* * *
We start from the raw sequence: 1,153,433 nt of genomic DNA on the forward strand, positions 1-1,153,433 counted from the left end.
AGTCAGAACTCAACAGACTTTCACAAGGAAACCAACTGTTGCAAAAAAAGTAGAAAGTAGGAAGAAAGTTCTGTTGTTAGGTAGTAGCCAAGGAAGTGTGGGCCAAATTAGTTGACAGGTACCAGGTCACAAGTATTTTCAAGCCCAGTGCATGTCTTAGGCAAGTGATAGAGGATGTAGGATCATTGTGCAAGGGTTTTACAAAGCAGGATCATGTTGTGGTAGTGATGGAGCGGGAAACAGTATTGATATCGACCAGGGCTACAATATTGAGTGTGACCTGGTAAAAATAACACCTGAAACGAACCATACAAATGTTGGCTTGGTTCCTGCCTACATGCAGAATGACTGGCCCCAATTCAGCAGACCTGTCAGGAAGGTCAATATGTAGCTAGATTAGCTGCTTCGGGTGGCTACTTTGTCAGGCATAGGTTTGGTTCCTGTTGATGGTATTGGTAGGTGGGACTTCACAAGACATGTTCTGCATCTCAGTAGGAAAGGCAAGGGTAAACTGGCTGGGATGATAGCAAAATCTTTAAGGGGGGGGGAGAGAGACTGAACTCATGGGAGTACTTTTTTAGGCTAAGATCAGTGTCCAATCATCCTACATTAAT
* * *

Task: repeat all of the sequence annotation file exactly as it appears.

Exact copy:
We start from the raw sequence: 1,153,433 nt of genomic DNA on the forward strand, positions 1-1,153,433 counted from the left end.
AGTCAGAACTCAACAGACTTTCACAAGGAAACCAACTGTTGCAAAAAAAGTAGAAAGTAGGAAGAAAGTTCTGTTGTTAGGTAGTAGCCAAGGAAGTGTGGGCCAAATTAGTTGACAGGTACCAGGTCACAAGTATTTTCAAGCCCAGTGCATGTCTTAGGCAAGTGATAGAGGATGTAGGATCATTGTGCAAGGGTTTTACAAAGCAGGATCATGTTGTGGTAGTGATGGAGCGGGAAACAGTATTGATATCGACCAGGGCTACAATATTGAGTGTGACCTGGTAAAAATAACACCTGAAACGAACCATACAAATGTTGGCTTGGTTCCTGCCTACATGCAGAATGACTGGCCCCAATTCAGCAGACCTGTCAGGAAGGTCAATATGTAGCTAGATTAGCTGCTTCGGGTGGCTACTTTGTCAGGCATAGGTTTGGTTCCTGTTGATGGTATTGGTAGGTGGGACTTCACAAGACATGTTCTGCATCTCAGTAGGAAAGGCAAGGGTAAACTGGCTGGGATGATAGCAAAATCTTTAAGGGGGGGGGAGAGAGACTGAACTCATGGGAGTACTTTTTTAGGCTAAGATCAGTGTCCAATCATCCTACATTAAT